According to Vodafone, the Low Carbon Smart Building demonstrator outlines a number of business goals, including “increased productivity, greater automation, improved energy efficiency, health and safety, and decarbonization.” Businesses of all sizes can access it, “from SME to multi-national.”

According to research cited by Vodafone, manufacturing accounts for 16.1% of the East Midlands overall economic output, 15.4% in the North West, 14.3% in Yorkshire and Humbersidem, and 17.2% in Wales. According to the report, “technologies like 5G, IoT, AI, and machine learning” can aid the UK in lowering its annual carbon emissions by 4%, particularly in the manufacturing, transportation, agriculture industries.

Data plays a critical role in solving every problem, according to Iain Martin, head of the Low Carbon Smart Building Demonstrator at AMRC North West. It’s critical to have a thorough understanding of how your facility works and what it consumes in order to know where the opportunities are within it. utilizing IoT. The user’s ability to improve their efficiency and reduce their carbon footprint is improved by nxt, which makes this information available and user-friendly.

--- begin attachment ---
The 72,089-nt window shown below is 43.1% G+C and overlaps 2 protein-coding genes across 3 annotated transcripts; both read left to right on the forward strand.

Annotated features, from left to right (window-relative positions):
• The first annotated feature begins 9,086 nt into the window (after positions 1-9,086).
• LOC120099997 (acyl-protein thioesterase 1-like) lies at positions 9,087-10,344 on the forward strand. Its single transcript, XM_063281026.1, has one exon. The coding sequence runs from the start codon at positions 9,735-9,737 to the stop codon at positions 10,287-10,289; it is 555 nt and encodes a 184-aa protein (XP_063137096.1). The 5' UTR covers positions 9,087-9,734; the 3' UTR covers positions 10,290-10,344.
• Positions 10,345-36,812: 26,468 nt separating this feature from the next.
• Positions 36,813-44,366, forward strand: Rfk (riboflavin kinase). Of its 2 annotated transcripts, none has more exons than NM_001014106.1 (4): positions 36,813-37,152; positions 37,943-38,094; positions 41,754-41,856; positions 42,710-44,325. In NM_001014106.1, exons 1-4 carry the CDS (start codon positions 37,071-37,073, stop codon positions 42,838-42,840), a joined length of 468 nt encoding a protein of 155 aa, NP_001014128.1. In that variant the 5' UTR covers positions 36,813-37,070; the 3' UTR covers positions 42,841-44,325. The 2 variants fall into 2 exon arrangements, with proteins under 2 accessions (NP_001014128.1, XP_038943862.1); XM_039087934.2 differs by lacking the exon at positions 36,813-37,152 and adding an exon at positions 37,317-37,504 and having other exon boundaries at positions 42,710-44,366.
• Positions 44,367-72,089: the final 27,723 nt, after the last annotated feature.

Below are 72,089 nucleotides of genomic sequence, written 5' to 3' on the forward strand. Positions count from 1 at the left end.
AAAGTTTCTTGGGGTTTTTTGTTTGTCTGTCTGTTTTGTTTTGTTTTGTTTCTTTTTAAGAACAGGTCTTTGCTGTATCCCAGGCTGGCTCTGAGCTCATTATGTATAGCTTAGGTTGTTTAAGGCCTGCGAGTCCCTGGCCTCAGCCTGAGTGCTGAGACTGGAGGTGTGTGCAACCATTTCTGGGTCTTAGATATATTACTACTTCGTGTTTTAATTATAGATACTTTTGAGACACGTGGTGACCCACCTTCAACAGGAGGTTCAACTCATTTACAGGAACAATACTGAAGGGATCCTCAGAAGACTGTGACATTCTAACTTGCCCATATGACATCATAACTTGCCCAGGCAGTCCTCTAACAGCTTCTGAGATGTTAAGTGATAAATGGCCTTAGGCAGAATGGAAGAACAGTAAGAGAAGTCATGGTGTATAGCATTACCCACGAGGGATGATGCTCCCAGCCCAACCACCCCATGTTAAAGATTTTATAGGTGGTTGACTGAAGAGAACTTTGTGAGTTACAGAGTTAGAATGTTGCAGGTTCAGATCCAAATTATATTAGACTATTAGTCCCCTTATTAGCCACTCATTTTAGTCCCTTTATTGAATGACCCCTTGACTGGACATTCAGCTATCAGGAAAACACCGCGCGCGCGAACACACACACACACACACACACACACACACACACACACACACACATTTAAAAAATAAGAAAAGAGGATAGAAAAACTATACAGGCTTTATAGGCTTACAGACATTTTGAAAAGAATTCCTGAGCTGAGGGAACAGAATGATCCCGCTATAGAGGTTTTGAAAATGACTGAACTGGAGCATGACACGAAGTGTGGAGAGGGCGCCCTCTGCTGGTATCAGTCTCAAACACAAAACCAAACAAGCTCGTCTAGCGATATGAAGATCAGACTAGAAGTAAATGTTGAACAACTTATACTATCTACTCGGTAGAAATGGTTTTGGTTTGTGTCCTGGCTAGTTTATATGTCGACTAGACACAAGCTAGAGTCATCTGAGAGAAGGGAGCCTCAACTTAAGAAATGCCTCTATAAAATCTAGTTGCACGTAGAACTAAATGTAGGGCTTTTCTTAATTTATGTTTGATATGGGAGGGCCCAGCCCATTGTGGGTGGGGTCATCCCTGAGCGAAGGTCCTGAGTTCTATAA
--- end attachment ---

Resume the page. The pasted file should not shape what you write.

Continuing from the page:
The project “brings to life Vodafone’s belief that innovation occurs at the intersection of unique technology ecosystems, each acting as a catalyst on the others,” said Nick Gliddon, business director at VodafoneUK. With the help of the AMRC, we are combining smart, cloud, and IoT technologies to create a complete digital platform that is centered on innovation, productivity, sustainability.

Matthew Boyle

Matthew Boyle is a distinguished Smart City Consultant, renowned for his expertise in IoT (Internet of Things) and cutting-edge urban technology solutions. With a deep understanding of Smart City initiatives, Matthew excels in leveraging IoT innovations to transform urban landscapes into efficient, sustainable, and connected environments. His strategic insights and hands-on experience in urban planning, data analytics, and IoT implementation make him a trusted expert in the field. Matthew Boyle is your go-to consultant for navigating the complex world of Smart Cities, ensuring seamless integration of IoT technologies, and unlocking the potential of data-driven urban solutions. With his guidance, your city can thrive in the digital age, enhancing quality of life and fostering a sustainable future.